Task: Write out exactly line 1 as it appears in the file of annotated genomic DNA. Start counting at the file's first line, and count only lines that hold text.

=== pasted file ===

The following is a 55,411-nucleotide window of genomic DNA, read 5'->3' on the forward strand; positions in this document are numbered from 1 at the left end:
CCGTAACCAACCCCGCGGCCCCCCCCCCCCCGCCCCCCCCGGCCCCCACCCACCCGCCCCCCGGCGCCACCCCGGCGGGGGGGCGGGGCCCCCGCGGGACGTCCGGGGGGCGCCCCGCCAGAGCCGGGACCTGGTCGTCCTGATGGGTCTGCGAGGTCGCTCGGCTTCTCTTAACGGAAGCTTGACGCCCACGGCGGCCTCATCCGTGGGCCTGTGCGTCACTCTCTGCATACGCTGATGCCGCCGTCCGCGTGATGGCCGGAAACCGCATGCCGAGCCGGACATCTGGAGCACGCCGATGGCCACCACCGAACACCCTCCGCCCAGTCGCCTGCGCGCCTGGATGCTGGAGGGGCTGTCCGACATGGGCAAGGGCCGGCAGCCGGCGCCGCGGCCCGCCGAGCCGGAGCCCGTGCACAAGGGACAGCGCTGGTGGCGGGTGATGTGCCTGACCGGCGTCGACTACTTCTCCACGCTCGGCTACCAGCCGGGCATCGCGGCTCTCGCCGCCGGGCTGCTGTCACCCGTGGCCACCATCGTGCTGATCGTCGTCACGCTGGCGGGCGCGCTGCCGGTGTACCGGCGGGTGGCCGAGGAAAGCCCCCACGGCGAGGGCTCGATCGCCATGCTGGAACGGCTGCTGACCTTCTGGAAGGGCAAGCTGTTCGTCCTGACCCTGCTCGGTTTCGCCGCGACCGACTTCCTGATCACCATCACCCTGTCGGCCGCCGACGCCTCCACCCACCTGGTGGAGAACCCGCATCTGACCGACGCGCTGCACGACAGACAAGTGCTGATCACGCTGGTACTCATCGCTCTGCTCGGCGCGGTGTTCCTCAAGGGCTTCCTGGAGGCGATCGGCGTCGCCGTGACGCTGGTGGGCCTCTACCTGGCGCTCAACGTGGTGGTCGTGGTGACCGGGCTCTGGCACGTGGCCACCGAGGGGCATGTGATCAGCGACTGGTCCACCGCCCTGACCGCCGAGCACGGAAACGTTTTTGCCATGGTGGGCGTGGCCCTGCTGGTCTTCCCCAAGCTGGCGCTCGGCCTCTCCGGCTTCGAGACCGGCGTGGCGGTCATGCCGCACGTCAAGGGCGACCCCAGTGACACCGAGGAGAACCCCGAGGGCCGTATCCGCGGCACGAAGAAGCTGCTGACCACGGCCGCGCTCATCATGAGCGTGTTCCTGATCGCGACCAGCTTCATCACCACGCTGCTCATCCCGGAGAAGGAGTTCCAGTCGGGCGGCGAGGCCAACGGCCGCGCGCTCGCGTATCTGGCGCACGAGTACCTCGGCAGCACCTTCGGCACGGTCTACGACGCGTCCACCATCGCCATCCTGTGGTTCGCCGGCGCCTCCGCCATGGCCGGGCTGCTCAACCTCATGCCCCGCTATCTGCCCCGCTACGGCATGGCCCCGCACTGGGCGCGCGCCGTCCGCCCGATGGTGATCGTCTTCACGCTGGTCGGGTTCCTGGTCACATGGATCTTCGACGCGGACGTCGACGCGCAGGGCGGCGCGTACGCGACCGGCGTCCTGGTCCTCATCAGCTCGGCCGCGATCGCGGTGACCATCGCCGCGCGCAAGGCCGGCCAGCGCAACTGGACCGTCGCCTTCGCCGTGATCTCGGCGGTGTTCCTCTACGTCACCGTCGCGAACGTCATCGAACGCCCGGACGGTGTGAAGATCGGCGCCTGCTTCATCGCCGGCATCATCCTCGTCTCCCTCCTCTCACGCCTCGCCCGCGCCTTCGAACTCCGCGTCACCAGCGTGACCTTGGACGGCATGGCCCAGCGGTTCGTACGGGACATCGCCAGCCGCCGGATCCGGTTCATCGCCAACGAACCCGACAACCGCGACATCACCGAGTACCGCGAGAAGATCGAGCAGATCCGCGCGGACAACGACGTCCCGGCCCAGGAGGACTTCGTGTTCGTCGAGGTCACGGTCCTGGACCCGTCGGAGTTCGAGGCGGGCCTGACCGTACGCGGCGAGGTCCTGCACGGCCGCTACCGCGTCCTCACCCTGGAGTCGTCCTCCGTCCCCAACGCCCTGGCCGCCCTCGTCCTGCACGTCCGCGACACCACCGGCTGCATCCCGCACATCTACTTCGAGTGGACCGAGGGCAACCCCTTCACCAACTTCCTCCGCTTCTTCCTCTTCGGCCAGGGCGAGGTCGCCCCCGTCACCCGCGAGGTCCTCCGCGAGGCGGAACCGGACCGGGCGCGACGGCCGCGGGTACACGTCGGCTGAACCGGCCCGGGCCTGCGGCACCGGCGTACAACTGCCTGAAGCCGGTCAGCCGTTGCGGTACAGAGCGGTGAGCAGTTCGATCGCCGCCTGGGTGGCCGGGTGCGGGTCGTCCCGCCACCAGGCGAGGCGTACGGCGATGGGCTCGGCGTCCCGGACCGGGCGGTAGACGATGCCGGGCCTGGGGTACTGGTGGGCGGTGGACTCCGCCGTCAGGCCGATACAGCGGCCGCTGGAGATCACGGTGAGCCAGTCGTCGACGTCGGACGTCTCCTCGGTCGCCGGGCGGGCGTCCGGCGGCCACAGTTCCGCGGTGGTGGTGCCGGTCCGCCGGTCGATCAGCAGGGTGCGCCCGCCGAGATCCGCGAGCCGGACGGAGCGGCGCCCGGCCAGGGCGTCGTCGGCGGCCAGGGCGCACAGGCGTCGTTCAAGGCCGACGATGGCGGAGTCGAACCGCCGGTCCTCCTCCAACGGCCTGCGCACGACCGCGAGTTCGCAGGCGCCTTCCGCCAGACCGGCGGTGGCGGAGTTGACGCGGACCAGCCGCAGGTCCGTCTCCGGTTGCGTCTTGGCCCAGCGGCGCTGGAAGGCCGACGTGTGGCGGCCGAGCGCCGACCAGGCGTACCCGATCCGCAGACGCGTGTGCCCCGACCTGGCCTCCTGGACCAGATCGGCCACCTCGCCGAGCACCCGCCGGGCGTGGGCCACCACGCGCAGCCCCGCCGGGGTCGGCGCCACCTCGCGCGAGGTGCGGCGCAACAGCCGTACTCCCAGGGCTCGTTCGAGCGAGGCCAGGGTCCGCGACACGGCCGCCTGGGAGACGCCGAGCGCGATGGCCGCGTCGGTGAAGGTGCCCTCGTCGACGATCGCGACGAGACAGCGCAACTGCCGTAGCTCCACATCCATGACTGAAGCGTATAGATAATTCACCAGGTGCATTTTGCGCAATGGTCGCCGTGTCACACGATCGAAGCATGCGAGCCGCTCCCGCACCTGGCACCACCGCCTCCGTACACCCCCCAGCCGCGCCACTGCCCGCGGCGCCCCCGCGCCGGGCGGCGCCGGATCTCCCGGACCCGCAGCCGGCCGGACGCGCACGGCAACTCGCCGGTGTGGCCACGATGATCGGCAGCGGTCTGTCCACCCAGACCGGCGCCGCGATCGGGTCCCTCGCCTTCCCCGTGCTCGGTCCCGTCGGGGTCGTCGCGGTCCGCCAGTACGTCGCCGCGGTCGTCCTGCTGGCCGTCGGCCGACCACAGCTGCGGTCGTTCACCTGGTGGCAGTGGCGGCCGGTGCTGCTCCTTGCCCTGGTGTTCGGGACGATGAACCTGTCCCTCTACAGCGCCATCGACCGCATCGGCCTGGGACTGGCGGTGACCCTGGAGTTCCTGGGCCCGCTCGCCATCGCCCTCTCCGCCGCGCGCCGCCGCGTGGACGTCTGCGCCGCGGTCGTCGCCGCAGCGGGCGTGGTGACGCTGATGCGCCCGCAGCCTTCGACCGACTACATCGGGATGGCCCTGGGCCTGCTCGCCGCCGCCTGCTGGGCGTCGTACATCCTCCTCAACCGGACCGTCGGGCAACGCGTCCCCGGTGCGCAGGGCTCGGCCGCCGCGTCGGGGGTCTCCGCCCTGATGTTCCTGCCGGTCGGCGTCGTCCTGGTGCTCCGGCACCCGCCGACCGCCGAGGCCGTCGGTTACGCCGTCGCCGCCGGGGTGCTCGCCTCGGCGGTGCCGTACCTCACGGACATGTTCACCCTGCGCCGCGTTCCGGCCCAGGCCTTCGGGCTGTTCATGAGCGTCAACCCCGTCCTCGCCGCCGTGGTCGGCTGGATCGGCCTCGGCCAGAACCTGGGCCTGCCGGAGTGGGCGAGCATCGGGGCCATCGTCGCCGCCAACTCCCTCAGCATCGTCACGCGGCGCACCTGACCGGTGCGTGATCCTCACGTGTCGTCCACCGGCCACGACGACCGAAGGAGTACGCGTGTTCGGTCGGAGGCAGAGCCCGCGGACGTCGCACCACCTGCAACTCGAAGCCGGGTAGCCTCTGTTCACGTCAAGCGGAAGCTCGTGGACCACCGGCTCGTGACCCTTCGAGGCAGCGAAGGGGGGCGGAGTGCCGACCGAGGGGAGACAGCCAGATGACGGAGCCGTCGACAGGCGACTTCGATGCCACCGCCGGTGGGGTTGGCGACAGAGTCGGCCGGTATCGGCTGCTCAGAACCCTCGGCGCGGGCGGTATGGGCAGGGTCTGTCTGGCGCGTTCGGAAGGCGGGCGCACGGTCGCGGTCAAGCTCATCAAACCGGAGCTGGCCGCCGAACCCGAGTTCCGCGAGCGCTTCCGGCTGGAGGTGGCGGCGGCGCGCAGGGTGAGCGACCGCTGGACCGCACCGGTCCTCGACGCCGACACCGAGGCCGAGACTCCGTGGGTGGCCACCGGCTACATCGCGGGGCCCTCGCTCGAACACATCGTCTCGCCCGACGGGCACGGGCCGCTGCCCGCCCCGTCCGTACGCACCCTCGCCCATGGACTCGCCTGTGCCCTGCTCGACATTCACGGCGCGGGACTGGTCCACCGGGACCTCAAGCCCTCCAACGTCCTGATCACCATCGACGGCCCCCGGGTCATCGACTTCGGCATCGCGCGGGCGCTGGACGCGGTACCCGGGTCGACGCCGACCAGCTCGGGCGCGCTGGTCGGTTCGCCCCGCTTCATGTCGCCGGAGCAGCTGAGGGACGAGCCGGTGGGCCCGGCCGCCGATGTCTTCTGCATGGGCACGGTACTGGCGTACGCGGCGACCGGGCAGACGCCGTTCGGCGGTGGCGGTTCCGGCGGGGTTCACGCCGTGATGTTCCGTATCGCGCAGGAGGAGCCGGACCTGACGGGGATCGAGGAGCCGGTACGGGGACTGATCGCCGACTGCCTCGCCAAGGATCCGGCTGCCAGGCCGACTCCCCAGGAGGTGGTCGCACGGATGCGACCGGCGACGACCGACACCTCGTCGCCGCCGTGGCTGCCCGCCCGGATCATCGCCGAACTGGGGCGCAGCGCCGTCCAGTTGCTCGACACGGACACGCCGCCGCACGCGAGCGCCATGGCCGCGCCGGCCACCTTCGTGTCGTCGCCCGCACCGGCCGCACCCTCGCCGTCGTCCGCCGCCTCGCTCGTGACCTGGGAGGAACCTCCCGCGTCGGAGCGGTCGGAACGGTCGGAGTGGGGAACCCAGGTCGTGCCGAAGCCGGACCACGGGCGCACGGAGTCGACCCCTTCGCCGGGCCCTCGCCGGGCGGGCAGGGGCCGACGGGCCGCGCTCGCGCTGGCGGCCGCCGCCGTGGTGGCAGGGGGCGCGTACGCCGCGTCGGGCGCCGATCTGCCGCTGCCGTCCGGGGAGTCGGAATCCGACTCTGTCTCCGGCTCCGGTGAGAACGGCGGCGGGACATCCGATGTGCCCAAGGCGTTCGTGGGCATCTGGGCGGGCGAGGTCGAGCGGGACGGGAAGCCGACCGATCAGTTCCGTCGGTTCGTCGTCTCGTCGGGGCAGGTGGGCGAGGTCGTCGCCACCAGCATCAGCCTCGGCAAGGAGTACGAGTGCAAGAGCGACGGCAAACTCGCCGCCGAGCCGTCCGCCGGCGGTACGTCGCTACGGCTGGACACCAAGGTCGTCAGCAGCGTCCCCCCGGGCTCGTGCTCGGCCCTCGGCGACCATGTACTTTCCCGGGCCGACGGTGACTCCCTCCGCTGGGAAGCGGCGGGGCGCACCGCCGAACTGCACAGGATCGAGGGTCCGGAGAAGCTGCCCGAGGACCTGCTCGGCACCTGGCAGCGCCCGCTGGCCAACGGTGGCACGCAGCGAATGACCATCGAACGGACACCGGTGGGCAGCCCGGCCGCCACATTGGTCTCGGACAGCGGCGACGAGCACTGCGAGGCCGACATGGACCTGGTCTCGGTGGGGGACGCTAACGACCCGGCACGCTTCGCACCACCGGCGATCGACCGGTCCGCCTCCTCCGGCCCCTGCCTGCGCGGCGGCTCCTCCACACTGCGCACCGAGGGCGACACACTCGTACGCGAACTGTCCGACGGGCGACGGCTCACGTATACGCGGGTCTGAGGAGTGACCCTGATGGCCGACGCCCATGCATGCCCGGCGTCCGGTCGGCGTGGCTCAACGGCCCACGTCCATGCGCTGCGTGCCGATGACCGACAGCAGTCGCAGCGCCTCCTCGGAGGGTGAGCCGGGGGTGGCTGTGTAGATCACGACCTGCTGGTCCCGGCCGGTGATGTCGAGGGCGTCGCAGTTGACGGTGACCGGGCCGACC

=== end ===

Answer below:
The following is a 55,411-nucleotide window of genomic DNA, read 5'->3' on the forward strand; positions in this document are numbered from 1 at the left end: